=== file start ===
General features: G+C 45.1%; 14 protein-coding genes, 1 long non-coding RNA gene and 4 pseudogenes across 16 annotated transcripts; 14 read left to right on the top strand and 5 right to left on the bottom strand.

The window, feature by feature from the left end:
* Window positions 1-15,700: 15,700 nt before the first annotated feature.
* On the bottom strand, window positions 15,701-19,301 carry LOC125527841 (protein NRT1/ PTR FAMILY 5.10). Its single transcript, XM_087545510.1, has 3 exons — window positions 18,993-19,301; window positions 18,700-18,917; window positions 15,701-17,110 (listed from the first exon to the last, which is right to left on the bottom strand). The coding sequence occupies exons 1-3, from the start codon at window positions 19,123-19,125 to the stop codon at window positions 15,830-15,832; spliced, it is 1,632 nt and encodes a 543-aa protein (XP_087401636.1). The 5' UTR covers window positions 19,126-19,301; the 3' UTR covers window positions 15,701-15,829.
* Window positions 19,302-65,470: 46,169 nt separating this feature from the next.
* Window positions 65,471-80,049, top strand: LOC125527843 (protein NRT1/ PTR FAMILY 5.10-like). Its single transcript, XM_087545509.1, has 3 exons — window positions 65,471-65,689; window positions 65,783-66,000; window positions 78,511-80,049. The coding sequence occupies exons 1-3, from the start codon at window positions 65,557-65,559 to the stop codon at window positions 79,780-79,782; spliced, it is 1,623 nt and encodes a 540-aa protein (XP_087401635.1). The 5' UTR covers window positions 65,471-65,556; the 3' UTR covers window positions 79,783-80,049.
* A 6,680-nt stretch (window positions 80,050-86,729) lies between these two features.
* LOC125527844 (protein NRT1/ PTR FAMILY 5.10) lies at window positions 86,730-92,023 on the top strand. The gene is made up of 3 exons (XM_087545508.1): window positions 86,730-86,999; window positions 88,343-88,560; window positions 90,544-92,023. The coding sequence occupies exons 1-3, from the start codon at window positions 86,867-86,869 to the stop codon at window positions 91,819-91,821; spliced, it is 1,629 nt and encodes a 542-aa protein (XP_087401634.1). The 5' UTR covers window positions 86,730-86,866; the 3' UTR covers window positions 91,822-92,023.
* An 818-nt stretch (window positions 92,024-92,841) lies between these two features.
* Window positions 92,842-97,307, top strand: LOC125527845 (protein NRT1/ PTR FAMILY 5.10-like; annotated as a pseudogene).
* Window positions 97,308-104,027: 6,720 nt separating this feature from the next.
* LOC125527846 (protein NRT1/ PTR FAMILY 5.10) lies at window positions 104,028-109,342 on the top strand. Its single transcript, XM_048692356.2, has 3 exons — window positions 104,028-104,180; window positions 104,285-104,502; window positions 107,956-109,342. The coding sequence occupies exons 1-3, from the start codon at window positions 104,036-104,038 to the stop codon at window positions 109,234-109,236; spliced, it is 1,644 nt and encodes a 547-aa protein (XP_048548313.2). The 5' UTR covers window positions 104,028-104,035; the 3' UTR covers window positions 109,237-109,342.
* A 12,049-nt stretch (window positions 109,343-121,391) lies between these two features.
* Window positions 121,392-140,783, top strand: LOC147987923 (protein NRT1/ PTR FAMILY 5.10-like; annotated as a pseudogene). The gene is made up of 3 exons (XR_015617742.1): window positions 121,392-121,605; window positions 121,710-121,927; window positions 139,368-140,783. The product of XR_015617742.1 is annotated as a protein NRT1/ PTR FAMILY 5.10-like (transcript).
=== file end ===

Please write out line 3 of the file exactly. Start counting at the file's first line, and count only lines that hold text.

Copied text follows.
* Window positions 1-15,700: 15,700 nt before the first annotated feature.